Tuesday, April 28, 2009

Those Wonderful Years in Music... 1988 and 1989

In honor of my big milestone last week, our monthly salute to a particular year in music is going to be a two-fer. I decided to clump 1988 and 1989 together because they were part of a distinctive transitional period; I'll even make the case that the late '80s is the gray zone in the musical generation gap, when rock purists gave up on the Top 40, hair metal was king, pop was synth-heavy piffle, and rap and alt-rock were inching into the mainstream. Twenty years on, it appears that college rock was the place to be, with on-the-cusp bands like R.E.M. and The Pixies leading the movement. That's not to say commerical radio in '88 and '89 was a massive black hole; there were a few good songs here and there but the then-current trends of the industry haven't aged that well. (Case in point: Will To Power.) As these records and singles suggest, it was a good time to dig deep.


1. Daydream Nation, Sonic Youth. Marking the culmination of their transition from abrasive noise-rock to post-punk art-rock, Thurston Moore and company cook up a potluck dinner of sound: sprawling, varying, and quite filling. The seven-minute anti-anthem "Teenage Riot" lures you in and there's no looking back.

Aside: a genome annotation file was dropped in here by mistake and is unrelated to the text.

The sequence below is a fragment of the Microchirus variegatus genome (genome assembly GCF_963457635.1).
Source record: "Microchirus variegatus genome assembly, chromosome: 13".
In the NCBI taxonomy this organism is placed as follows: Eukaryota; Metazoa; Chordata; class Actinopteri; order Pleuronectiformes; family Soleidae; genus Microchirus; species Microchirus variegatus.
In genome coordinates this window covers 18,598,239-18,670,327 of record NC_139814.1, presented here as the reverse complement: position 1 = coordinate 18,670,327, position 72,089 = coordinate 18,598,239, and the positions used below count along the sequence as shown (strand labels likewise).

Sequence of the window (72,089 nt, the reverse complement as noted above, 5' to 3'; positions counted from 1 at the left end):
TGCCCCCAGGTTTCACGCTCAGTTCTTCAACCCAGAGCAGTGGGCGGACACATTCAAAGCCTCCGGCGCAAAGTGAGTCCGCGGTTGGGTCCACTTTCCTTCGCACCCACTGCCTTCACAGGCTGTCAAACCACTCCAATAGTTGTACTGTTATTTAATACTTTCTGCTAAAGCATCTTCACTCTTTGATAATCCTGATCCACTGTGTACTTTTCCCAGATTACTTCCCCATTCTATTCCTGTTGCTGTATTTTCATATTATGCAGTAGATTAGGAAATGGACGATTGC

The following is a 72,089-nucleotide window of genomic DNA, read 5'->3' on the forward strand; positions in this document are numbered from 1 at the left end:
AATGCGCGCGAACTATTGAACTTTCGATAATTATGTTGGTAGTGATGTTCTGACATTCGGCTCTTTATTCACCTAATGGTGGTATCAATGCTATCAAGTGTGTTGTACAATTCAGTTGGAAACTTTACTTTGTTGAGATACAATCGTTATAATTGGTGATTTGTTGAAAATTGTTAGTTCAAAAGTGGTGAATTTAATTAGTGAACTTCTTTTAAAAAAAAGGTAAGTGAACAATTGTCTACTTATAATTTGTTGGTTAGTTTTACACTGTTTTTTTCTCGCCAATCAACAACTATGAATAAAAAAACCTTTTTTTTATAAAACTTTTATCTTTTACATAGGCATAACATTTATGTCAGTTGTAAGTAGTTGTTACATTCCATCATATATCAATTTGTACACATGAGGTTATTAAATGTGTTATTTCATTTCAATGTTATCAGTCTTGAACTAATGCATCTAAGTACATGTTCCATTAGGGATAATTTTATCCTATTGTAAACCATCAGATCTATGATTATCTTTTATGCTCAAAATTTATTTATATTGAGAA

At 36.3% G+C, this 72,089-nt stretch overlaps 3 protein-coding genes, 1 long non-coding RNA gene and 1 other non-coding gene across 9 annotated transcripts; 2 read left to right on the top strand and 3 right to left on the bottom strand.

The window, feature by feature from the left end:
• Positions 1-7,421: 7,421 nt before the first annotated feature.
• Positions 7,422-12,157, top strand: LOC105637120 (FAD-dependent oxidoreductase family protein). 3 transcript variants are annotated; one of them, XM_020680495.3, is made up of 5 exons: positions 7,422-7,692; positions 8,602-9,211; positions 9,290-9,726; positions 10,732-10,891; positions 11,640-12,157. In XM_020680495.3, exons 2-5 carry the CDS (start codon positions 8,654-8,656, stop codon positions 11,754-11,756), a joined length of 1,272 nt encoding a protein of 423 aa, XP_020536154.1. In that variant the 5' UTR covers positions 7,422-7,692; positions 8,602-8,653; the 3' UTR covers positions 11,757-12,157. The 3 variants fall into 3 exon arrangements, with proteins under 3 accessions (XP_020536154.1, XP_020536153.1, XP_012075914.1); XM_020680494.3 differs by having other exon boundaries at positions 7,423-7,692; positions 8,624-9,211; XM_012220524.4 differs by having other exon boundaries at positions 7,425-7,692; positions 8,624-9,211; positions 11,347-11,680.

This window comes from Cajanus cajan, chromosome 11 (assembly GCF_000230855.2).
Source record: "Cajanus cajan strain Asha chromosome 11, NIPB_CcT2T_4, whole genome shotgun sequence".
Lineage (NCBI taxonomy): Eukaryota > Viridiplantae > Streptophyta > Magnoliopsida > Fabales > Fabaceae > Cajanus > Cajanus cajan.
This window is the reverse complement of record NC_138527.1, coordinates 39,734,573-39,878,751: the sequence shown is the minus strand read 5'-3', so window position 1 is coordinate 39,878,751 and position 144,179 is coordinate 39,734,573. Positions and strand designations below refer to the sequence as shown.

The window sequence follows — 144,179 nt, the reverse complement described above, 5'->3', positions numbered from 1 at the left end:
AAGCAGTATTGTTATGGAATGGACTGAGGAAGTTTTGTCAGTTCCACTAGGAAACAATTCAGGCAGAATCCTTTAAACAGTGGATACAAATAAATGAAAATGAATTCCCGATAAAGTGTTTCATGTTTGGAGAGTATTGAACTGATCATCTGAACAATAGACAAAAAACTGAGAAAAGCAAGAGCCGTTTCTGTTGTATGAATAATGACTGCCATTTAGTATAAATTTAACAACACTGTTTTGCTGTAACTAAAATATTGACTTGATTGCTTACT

2. Nothing's Shocking, Jane's Addiction. From my review on mp3.com: "(This) fusion of metal and prog-rock is as influental as it is something to behold, and almost every track has a distinct tension that makes you wonder if it'll fall apart or make a smooth landing... 'Summertime Rolls,' 'Mountain Song,' 'Idiots Rule,' and the hit 'Jane Says' combine for a formidable foursome."
3. Green, R.E.M. After five decade-defining LPs on the I.R.S. label, Michael Stipe and the boys lept to Geffen --and into the American mainstream-- with their sixth out-of-the-park home run in as many years. Their previous disc Document gave the quartet their first two Top 40 hits, but Green cemented their place in the higher echelons of rock. If you don't believe me, listen to "Stand," "Orange Crush," or "Pop Song '89."
4. Surfer Rosa, The Pixies
5. Isn't Anything, My Bloody Valentine
6. ...And Justice For All, Metallica
7. It Takes a Nation of Millions To Hold Us Back, Public Enemy
8. Our Beloved Revolutionary Sweetheart, Camper Van Beethoven
9. Operation: Mindcrime, Queensryche
10. I'm Your Man, Leonard Cohen. I had a hard time finishing this top ten, so for my last selection of '88 I chose an album that was pretty good though not exactly essential. Cohen as an artist is hard to absorb quickly; he's a poet first and foremost, and his arrangements can be sparse and samey, but once you peel away the layers of his lyrics it's hard to back off. Man was his comeback album of sorts, 41 minutes of palpable angst and lovelorn ennui.